The last half-decade has been a transitional one for contemporary R&B. One of the dominant forms of American pop music throughout the '90s and the early 2000s, the genre has since been squeezed out of pop playlists, supplanted by trendy, European-inspired dance-pop. While some of R&B's most commercially savvy singers like Usher and Chris Brown have adapted, Trojan-horsing their way onto pop radio through Euro-pop synths and club beats, Trey Songz has taken the opposite path. He's redoubled his commitment to purebred R&B, dedicating the bulk of his 2010 album Passion, Pain & Pleasure to traditional ballads and slow jams. His audience is no doubt narrower for that—even after a four-year hot streak of huge urban-radio hits, he's still only an incidental presence on Top 40 playlists—but as he sees it, he's part of a movement of R&B artists who are making the best out of the genre's diminished commercial standing.
"I think R&B is being reignited right now," he says. "You've got Miguel, who's a new guy who came with a special sound; you've got Mary J. Blige, who's always going to be on the radio; you've got The Weeknd on the underground, which has this following that's amazing; you've got Frank Ocean and his sound and his crew; and Ne-Yo, who is still around doing great music. So I think we have an opportunity to make the R&B charts look R&B again. What we really have to take responsibility for as R&B artists is ensuring that this style of music stays alive, because it's so easy to do the pop thing. It's so tempting to try to get the biggest record you can, but that's not what R&B is about right now."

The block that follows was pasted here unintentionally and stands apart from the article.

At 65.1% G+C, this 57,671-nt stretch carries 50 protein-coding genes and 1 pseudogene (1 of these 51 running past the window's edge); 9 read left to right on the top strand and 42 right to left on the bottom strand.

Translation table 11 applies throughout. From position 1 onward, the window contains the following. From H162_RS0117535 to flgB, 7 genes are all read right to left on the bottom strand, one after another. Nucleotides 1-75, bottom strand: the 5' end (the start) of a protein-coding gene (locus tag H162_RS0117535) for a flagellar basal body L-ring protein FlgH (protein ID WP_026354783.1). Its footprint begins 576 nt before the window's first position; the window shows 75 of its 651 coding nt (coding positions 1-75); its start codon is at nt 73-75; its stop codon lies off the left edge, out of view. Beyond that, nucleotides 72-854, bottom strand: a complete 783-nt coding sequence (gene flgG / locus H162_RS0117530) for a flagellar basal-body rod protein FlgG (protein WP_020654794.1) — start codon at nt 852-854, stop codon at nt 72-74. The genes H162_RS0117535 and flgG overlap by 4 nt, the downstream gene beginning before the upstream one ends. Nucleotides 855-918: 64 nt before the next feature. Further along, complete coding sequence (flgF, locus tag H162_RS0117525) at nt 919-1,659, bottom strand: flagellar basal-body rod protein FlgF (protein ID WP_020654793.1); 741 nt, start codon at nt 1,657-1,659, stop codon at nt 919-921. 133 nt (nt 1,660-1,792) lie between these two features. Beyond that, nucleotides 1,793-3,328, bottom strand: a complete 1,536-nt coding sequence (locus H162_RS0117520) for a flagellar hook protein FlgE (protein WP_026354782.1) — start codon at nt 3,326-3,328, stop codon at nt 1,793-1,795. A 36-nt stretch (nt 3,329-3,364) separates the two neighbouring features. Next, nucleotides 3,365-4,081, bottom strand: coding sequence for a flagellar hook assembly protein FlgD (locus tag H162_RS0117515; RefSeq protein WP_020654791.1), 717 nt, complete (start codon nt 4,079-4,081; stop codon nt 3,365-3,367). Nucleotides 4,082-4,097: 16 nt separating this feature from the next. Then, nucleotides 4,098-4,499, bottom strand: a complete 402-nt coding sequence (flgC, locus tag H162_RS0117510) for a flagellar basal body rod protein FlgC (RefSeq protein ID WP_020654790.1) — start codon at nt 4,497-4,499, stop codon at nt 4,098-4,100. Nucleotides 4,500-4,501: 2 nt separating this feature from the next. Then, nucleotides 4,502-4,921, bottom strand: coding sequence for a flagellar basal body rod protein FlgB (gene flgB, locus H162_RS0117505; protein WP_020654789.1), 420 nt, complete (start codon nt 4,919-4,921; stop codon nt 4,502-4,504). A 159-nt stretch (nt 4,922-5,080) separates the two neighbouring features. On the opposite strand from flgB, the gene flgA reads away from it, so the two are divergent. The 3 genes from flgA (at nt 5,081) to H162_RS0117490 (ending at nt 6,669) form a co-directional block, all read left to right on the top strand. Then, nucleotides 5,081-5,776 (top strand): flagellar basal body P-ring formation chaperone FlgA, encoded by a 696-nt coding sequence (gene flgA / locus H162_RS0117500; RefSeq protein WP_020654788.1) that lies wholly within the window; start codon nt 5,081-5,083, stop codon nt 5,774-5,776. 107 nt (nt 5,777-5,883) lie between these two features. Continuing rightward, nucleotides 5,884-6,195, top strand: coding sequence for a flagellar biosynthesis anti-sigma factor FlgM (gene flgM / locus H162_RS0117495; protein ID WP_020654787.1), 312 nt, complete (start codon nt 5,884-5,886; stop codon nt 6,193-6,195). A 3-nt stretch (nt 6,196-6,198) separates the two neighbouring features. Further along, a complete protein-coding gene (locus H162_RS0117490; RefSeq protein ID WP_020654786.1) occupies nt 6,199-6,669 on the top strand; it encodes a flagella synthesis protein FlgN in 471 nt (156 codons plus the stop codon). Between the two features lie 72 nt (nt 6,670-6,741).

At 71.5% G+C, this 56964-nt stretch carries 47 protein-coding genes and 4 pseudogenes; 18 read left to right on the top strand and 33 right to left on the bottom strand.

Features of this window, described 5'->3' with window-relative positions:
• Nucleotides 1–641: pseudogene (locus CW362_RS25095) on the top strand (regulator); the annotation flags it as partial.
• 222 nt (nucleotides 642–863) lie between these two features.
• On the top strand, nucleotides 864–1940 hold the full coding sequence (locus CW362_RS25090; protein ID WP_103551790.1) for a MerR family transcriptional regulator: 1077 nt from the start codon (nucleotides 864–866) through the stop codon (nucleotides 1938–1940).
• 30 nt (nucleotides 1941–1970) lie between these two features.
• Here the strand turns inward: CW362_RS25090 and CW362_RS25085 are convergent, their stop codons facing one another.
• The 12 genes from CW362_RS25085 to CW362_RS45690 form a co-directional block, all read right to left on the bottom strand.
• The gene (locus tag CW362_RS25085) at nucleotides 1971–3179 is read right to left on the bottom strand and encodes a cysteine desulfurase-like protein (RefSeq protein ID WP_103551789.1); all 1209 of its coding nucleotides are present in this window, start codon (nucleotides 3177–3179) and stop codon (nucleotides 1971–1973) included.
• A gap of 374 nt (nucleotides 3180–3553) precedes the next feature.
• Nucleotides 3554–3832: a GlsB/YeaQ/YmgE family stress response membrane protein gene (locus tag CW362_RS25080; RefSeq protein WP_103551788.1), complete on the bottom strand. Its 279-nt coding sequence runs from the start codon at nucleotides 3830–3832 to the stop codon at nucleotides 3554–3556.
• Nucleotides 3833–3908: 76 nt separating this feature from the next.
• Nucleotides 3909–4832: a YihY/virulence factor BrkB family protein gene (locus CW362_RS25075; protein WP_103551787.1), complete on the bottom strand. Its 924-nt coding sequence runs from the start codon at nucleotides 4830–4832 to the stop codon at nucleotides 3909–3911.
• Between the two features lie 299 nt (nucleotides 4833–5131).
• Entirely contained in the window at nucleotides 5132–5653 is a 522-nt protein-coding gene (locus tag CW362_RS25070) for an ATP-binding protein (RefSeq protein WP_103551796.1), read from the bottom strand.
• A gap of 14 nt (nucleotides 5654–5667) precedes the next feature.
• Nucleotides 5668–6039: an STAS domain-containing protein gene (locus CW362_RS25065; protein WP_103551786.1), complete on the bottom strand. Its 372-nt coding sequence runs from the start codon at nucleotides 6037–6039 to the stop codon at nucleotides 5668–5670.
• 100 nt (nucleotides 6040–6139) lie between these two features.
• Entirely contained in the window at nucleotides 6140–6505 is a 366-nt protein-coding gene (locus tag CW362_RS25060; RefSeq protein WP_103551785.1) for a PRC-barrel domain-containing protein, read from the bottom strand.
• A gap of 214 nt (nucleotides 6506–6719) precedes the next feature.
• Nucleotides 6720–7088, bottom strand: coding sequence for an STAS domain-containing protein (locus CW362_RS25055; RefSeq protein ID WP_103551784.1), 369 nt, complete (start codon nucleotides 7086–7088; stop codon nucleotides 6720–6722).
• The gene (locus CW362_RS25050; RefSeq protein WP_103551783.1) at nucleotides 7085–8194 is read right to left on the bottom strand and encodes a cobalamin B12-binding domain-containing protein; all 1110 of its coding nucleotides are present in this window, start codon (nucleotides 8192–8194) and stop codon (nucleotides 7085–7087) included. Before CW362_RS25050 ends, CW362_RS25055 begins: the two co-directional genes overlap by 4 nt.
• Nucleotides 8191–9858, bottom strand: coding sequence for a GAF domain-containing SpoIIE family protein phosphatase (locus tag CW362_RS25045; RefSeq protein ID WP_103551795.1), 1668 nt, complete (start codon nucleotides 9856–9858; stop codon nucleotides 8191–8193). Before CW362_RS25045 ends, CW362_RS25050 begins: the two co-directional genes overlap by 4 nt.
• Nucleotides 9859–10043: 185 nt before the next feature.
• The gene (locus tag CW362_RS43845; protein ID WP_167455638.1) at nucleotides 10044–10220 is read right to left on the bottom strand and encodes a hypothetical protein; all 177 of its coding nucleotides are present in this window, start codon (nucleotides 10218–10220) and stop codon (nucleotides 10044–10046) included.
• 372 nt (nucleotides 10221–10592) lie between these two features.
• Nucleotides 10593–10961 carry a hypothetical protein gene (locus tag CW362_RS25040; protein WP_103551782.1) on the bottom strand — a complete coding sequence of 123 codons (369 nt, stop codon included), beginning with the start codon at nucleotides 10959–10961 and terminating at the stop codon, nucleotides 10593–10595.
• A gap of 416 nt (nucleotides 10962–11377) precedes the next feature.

Songz wasn't always an artist that fans would have pegged to become one of R&B's esteemed torchbearers. His first albums were largely unimaginative, and he was widely dismissed early in his career as an R. Kelly knock-off, but he's become a more daring, innovative singer as his star has risen. It was his free 2009 mixtape Anticipation that truly announced him as an artist with a unique vision. It didn't attract much notice at the time, but the mixtape's shadowy, spaced-out production was miles removed from the bright gloss of commercial R&B. It was an oddly prescient release, foreshadowing some of the more austere and off-kilter sounds that Drake and The Weeknd would later popularize.
"I stumbled upon this mood and I just loved the way it felt, and how soulful and deep and dark it was," Songz says. "So as I finished one song, I would sit with my producers and we would mold more songs around that mood. We ended up creating this dark, moody place. When you listen to Anticipation, you just go to that place, and you're there from the time the music starts to the time that it ends. It's seamless."
Anticipation was released as a prelude to Ready, the 2009 album that announced Songz as one of R&B's A-listers. As the singer's career took off, it seemed like the mixtape might remain a one-off fluke, but last November he followed it up with a sequel, Anticipation 2. The new mixtape expands on the warped sounds of its predecessor, while paying frequent homage to Marvin Gaye.